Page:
Posts Tagged ‘1997’

Pardon My Eyes But I Can’t See

December 3, 2008

As we write this news item, Shaun Verreault of Wide Mouth Mason is on a train making its way throughout a number of US states to raise awareness and donations to local food banks in the area as part of the 2008 Canadian Pacific Railway Holiday Train!

Recent post on the official Wide Mouth Mason website.

Welcome to Part II of my review/running diary of Wide Mouth Mason by, appropriately, Wide Mouth Mason. Part I was yesterday’s entry. If you haven’t picked up this album in the last 11 years since it was released, get out there and buy it! I’m sure you can get it at The Beat Goes On, and I see it’s on iTunes. I added the link above because I think it’s a great cause. If you go to the site you can get more info and hopefully help out. (What? I have an agenda? Never!)

The next song on this musical journey is The Game. I love the fullness of the Wide Mouth Mason sound.  If you want to just rock to loud guitars this disc is for you. I see the face of a man in a jailyard looking at me as I drive by can’t escape me, I’m tied up just as tightly but I sing in my chains. This song has the best solo on the album. I love how they pan it back and forth from right to left, making full use of stereo!

All It Amounts To. If you’ll excuse the pun, all this album amounts to is a classic of Canadian rock. I think Wide Mouth Mason is often dismissed as a flash in the pan from the late 90’s, but I think their musical accomlishments (even just on this one album) are bigger than that. I want to be, yea, and I want to see, yea yea.

I should point out that I have not heard the band’s fifth album. I drifted away from them after Rained Out Parade (I think I’ve only listened to it twice).  Apparently Shaun Verrault and Earl Pereira have both done other projects, and the band is currently working on new material. After relistening to this album I’d like to check out their 2005 output.

I’ve reached a song with a very prairie title, Corn Rows, which has a little more mellow feel, but is still filled with nice riffs and more falsetto singing.  It’s a good sign that there are just three tracks left and I’m still swaying along. But you sleep at nighttime and I can’t understand how you ever did. I also remember every word to every song after probably 5 years. That’s one mark of a great album.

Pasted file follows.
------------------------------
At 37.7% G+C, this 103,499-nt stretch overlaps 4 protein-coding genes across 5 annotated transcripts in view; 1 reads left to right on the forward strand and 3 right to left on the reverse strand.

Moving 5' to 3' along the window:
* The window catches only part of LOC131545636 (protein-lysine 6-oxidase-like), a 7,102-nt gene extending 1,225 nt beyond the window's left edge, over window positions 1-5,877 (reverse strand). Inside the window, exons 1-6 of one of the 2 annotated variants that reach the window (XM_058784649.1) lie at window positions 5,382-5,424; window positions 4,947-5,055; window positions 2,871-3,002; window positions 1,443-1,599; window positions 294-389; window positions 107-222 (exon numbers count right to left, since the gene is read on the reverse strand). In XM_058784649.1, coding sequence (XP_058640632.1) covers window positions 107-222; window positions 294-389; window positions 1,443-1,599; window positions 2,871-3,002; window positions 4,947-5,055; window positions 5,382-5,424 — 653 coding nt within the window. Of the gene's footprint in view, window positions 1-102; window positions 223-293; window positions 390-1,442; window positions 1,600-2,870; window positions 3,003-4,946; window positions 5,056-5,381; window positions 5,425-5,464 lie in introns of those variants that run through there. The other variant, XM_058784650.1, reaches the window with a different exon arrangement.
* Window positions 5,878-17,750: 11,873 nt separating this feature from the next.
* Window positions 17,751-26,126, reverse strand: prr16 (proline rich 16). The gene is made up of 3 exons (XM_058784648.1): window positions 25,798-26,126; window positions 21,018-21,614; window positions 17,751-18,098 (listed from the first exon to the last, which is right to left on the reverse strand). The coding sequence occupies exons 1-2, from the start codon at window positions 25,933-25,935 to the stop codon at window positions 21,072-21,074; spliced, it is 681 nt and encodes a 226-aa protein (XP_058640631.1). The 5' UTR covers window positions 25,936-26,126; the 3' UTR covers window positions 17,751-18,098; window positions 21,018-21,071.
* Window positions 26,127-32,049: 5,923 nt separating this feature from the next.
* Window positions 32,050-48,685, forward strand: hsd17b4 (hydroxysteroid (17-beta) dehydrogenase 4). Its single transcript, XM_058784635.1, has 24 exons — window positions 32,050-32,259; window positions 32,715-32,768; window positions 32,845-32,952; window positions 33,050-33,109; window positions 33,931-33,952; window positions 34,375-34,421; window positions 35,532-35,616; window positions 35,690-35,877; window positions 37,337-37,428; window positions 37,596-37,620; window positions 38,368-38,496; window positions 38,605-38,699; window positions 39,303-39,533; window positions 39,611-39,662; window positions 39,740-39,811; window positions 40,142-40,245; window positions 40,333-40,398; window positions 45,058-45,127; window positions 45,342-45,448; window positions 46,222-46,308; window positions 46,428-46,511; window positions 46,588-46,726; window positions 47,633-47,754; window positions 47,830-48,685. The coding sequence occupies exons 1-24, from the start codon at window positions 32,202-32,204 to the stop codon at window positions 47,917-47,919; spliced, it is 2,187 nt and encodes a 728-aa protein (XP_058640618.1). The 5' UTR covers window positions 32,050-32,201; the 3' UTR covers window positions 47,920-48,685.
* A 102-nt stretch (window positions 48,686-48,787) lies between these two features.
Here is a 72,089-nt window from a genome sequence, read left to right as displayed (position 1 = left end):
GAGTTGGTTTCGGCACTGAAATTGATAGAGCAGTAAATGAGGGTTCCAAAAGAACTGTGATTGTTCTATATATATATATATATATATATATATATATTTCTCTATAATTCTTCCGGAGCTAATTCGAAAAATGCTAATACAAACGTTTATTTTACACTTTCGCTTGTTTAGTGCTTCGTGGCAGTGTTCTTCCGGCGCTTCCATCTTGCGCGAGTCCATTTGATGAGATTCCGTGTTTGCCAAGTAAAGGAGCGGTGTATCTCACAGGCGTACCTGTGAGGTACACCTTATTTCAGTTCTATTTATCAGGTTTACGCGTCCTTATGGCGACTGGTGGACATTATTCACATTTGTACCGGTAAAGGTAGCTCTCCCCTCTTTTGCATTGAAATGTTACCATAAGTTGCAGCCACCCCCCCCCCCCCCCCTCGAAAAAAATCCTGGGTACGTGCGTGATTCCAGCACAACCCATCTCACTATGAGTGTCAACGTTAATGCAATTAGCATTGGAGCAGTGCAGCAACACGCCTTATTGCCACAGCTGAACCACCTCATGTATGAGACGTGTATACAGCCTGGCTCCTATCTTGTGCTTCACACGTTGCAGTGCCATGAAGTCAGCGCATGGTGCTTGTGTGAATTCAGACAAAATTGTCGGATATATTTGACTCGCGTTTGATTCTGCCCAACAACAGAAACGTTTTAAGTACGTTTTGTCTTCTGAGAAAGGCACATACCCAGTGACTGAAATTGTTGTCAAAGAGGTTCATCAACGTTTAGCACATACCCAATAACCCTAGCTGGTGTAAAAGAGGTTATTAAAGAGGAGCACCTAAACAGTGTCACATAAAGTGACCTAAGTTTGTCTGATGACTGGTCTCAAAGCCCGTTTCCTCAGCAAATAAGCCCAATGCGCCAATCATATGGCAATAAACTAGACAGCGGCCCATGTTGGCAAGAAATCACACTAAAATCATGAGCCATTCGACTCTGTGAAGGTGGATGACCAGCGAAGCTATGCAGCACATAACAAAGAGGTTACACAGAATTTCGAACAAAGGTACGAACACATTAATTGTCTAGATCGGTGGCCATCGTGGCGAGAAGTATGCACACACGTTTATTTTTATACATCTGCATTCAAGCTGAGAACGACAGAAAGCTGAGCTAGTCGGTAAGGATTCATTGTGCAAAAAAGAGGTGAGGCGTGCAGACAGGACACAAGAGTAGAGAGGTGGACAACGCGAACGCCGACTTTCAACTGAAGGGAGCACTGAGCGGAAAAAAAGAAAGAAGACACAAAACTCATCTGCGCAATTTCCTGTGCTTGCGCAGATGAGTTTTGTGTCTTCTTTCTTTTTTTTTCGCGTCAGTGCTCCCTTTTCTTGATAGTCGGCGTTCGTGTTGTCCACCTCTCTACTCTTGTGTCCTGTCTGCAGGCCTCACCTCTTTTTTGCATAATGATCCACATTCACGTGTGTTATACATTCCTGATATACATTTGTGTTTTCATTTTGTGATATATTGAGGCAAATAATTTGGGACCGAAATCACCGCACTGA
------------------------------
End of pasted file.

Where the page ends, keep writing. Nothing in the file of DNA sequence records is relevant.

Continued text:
Two things I just found out that I didn’t know: 1) the dobro we heard on The Preacherman’s Song was Colin James (of Corner Gas fame, just kidding, though he was on an episode as himself) 2) there is a woman credited with back up vocals, but I can’t tell when it’s her and when it’s Shaun.

Sister Sally takes the train down the east side. This song is a real blues tune, with heavy chords, little riffs, and a soulful melody.  These guys could’ve made a living as a blues trio in another life.

Listening to the album you must ask yourself, with the various guitar layers on the record how could they possibly recreate this album on stage? Well they can’t exactly, but they certainly can make you forget all about the album.  Not that they were perfect. In fact I went to one gig where Shaun was using a sampler to play a song, I can’t recall which (maybe Why off of Stew) but his sampler didn’t have the right rhythm and the song sounded horrid. But one mistake is hardly a terrible thing, this is coming from someone who always forgets the lyrics to Beatles songs on stage. Beatles songs! Baby Baby what have you done? That’s part of the chorus to Tell Me. I got a little too into that rant and now the song is basically over.

I have reached the final song, Mary Mary. I used to like a girl named Mary many years ago, and this song always made me think of her. That and Radiohead’s Lucky because that song was playing one night when she turned me down. No worries though because Wide Mouth Mason has never turned me down.

Well it’s been a lot of fun for me listening to this album again and writing down my thoughts, stream of consciousness style. I hope it’s been great for you!

Oh My Lord Lord Lord

December 2, 2008

Dum dum dum, dum dum dum, dum dum dum, dum dum dum…